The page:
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Friday, January 26, 2007

Crazed Russian Nationalism on the Rampage

The Moscow Times reports on yet another explosion of crazed nationalism in Russia, this time aimed at tiny Estonia's desire to remove a monument (pictured below, right) to Russian soldiers from it's main city. This is like the French objecting to Russia removing a monument to Napoleon from downtown Moscow on the grounds the Napoleon heroically tried to free Russians from their evil Tsar (who, after all, Russians would soon depose on their own initiative). Note the comment by the Russian Duma that Estonia's action "will obviously lead to ... the further alienation of the peoples of Russia and Estonia." They say it like they think Estonians would consider that a BAD thing. Pictured above right are members of the pro-Kremlin youth cult "Nashi" ("us Slavic Russians") dressed up in World War II soldiers' unforms and protesting the Estonian "outrage." Ah yes, the idealism of youth. Today's Russians seem every bit as detached from reality and hell-bent on self-destruction as were their Soviet counterparts.

Russian lawmakers launched a scathing attack on Wednesday against the Estonian government's plans to relocate Soviet soldiers' graves and a monument to the Red Army in downtown Tallinn. "Estonia is meddling with victims and memorials. This is a historic mistake," Federation Council Speaker Sergei Mironov said after the upper house voted unanimously in favor of a resolution condemning the relocation, Interfax reported.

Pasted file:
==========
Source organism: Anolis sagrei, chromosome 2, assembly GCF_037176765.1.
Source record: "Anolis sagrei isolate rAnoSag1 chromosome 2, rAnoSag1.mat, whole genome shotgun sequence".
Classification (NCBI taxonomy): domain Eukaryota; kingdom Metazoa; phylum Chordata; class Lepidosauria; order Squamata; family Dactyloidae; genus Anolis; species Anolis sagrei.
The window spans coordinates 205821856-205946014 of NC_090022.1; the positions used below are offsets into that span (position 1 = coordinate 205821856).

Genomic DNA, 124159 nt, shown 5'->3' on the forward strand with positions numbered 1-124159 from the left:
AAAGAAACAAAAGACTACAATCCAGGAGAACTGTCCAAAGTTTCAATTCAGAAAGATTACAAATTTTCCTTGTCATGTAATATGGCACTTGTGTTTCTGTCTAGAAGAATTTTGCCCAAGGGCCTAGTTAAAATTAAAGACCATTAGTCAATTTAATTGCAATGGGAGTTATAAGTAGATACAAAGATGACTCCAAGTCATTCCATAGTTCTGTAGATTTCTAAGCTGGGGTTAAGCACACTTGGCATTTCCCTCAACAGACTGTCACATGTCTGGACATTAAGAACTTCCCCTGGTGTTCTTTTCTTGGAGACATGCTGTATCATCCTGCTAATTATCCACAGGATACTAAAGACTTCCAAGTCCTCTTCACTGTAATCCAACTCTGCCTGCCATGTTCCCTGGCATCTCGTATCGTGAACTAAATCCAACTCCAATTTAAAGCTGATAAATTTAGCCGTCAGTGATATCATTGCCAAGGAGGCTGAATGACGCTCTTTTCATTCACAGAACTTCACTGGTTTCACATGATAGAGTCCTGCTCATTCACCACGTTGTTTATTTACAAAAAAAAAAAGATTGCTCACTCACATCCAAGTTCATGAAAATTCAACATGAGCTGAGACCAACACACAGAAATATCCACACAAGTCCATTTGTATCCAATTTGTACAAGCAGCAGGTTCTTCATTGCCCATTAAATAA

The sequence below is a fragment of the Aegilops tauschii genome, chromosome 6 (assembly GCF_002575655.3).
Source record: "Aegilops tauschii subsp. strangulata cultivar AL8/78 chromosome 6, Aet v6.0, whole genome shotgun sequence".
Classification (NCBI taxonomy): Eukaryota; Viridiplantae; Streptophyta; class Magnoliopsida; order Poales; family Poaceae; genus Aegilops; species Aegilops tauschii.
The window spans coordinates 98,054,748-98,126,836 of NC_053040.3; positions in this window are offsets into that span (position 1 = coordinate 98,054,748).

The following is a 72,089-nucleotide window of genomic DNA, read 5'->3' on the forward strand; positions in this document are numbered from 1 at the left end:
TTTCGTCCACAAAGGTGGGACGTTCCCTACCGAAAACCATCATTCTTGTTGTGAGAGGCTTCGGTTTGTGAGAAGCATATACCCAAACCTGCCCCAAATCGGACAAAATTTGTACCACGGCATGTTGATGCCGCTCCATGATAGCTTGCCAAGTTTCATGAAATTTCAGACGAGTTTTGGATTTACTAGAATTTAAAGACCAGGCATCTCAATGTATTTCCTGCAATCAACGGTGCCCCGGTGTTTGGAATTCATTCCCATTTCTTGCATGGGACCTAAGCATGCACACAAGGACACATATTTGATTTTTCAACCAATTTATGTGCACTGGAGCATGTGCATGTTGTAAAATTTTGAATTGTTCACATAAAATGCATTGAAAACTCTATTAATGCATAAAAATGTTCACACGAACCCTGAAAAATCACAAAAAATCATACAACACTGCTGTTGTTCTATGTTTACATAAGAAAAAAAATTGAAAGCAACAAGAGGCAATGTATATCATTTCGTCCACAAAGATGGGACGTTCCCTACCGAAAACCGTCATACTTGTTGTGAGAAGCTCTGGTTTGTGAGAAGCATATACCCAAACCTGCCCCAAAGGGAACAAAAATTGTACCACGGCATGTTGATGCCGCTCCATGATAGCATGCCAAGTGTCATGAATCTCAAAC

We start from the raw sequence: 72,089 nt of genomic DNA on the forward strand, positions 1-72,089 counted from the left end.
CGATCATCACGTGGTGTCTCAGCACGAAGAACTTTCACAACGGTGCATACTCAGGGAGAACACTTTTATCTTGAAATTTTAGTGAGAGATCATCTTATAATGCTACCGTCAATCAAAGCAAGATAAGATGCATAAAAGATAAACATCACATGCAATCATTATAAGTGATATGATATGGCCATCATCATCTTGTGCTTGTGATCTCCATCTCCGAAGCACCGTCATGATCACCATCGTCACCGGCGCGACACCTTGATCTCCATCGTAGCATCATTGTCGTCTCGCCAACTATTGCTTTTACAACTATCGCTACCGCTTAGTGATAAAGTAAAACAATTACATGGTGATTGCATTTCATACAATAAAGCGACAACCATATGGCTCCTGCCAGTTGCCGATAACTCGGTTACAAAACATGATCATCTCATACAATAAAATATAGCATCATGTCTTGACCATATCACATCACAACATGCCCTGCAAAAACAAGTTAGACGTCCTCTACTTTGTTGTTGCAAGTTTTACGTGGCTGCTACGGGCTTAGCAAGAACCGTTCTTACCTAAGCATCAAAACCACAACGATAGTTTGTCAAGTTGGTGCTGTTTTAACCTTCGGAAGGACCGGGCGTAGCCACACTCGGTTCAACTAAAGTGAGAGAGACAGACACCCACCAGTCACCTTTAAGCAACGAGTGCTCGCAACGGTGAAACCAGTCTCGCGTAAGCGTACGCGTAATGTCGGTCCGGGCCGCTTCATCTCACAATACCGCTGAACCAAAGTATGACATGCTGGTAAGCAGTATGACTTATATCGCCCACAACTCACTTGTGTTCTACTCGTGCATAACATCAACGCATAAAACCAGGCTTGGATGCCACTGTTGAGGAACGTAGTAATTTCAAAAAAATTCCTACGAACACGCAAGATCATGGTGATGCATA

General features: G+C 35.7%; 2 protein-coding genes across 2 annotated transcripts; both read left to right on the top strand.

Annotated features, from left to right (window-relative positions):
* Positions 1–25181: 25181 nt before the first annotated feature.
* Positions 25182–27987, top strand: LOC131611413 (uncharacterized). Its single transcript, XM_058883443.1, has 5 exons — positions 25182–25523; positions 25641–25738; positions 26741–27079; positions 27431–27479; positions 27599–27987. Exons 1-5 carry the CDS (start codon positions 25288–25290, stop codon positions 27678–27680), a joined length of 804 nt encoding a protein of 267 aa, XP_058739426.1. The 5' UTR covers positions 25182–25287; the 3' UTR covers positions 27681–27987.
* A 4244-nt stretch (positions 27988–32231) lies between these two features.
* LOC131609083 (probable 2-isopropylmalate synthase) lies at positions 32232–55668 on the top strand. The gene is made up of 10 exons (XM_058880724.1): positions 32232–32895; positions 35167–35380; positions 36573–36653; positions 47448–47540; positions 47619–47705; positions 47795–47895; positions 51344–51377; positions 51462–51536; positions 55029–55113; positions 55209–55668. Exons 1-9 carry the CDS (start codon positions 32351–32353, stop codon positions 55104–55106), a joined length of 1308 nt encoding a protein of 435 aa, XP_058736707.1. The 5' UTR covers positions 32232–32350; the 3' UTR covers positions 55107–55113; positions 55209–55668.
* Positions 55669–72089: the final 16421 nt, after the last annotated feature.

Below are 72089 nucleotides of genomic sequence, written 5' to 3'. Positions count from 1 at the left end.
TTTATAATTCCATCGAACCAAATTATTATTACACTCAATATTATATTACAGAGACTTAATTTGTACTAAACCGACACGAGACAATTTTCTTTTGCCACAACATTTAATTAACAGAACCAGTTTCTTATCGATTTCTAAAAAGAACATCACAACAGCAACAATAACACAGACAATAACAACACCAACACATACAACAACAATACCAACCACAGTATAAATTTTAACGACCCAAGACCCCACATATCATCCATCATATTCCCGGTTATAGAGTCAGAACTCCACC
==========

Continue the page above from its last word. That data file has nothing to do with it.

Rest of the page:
In its resolution, addressed to the governments of all former Soviet republics and European countries the Federation Council called a law permitting the relocation of military graves "an attempt to legalize fascism."

"This will obviously lead to ... the further alienation of the peoples of Russia and Estonia," the resolution stated.

Lawmakers were not alone Wednesday in blasting Estonia's intention to move the graves and a Soviet-era bronze statue of a Red Army soldier that hails the Red Army as liberators of Estonia from German occupation. On Manezh Square, hundreds of members of the United Russia party and the pro-Kremlin youth organizations Young Russia and Nashi protested the proposed move. "The removal of the memorial amounts to the destruction of the memory of the liberators," Nashi spokeswoman Anastasia Suslova said. Suslova said that if the statue were removed, a member of Nashi would stand in place of the statue as "a living monument to the liberator."

In Tallinn on Wednesday, the Estonian parliament considered a bill on the "removal of forbidden structures," which would have given authorities the right to move the Red Army statue, where many people gather to celebrate Victory Day each year. Raivo Jarvi, a member and acting spokesman of the Estonian Reform Party, said by telephone Wednesday that the bill would also ban "structures that glorify the occupation of the Republic of Estonia," such as the Red Army statue. Jarvi insisted the statue would not be destroyed, however, but moved to a Soviet-era seaside military cemetery. "People are offended by the presence of the monument in the center of the city," he said. The bill failed on a second reading, however. "The bill was rejected in its present form," Estonian parliament spokesman Gunnar Baal said. Baal denied that Russian protests had influenced the outcome of Wednesday's vote. "A few more details need to be added before it comes up for another vote," he said.

Estonia's parliament did give preliminary approval Wednesday to a bill that would forbid the public display of Soviet and Nazi symbols, Interfax reported.